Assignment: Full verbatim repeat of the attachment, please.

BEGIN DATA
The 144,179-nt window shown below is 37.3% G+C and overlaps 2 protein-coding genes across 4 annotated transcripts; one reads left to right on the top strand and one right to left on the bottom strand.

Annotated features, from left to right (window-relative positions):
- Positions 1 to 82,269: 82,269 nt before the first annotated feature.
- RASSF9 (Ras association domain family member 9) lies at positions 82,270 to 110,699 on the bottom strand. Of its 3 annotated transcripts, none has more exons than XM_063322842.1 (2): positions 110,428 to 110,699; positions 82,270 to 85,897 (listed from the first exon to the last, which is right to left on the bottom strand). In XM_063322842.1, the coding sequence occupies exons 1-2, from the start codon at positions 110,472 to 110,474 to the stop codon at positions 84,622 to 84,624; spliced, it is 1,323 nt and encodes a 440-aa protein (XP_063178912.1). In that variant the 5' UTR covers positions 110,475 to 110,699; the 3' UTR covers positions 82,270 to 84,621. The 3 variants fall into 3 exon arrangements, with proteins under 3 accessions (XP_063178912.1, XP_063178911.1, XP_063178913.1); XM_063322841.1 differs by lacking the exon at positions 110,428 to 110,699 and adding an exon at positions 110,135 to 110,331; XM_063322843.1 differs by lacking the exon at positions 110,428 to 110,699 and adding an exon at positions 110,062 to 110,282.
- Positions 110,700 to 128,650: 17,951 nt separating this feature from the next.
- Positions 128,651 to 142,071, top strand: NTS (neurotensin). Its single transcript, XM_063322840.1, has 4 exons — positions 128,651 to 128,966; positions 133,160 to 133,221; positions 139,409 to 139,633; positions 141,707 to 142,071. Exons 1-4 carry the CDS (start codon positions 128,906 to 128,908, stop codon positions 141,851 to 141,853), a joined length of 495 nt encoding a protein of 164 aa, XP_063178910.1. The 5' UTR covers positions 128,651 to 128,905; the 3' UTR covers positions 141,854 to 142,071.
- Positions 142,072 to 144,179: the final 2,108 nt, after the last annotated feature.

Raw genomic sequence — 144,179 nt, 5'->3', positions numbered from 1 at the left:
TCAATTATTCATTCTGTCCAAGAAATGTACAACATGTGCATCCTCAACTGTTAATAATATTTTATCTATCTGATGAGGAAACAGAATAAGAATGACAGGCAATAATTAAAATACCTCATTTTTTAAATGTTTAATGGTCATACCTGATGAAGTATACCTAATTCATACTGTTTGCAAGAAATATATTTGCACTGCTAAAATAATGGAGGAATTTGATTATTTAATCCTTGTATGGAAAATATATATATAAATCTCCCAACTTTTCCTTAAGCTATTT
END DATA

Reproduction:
The 144,179-nt window shown below is 37.3% G+C and overlaps 2 protein-coding genes across 4 annotated transcripts; one reads left to right on the top strand and one right to left on the bottom strand.

Annotated features, from left to right (window-relative positions):
- Positions 1 to 82,269: 82,269 nt before the first annotated feature.
- RASSF9 (Ras association domain family member 9) lies at positions 82,270 to 110,699 on the bottom strand. Of its 3 annotated transcripts, none has more exons than XM_063322842.1 (2): positions 110,428 to 110,699; positions 82,270 to 85,897 (listed from the first exon to the last, which is right to left on the bottom strand). In XM_063322842.1, the coding sequence occupies exons 1-2, from the start codon at positions 110,472 to 110,474 to the stop codon at positions 84,622 to 84,624; spliced, it is 1,323 nt and encodes a 440-aa protein (XP_063178912.1). In that variant the 5' UTR covers positions 110,475 to 110,699; the 3' UTR covers positions 82,270 to 84,621. The 3 variants fall into 3 exon arrangements, with proteins under 3 accessions (XP_063178912.1, XP_063178911.1, XP_063178913.1); XM_063322841.1 differs by lacking the exon at positions 110,428 to 110,699 and adding an exon at positions 110,135 to 110,331; XM_063322843.1 differs by lacking the exon at positions 110,428 to 110,699 and adding an exon at positions 110,062 to 110,282.
- Positions 110,700 to 128,650: 17,951 nt separating this feature from the next.
- Positions 128,651 to 142,071, top strand: NTS (neurotensin). Its single transcript, XM_063322840.1, has 4 exons — positions 128,651 to 128,966; positions 133,160 to 133,221; positions 139,409 to 139,633; positions 141,707 to 142,071. Exons 1-4 carry the CDS (start codon positions 128,906 to 128,908, stop codon positions 141,851 to 141,853), a joined length of 495 nt encoding a protein of 164 aa, XP_063178910.1. The 5' UTR covers positions 128,651 to 128,905; the 3' UTR covers positions 141,854 to 142,071.
- Positions 142,072 to 144,179: the final 2,108 nt, after the last annotated feature.

Raw genomic sequence — 144,179 nt, 5'->3', positions numbered from 1 at the left:
TCAATTATTCATTCTGTCCAAGAAATGTACAACATGTGCATCCTCAACTGTTAATAATATTTTATCTATCTGATGAGGAAACAGAATAAGAATGACAGGCAATAATTAAAATACCTCATTTTTTAAATGTTTAATGGTCATACCTGATGAAGTATACCTAATTCATACTGTTTGCAAGAAATATATTTGCACTGCTAAAATAATGGAGGAATTTGATTATTTAATCCTTGTATGGAAAATATATATATAAATCTCCCAACTTTTCCTTAAGCTATTT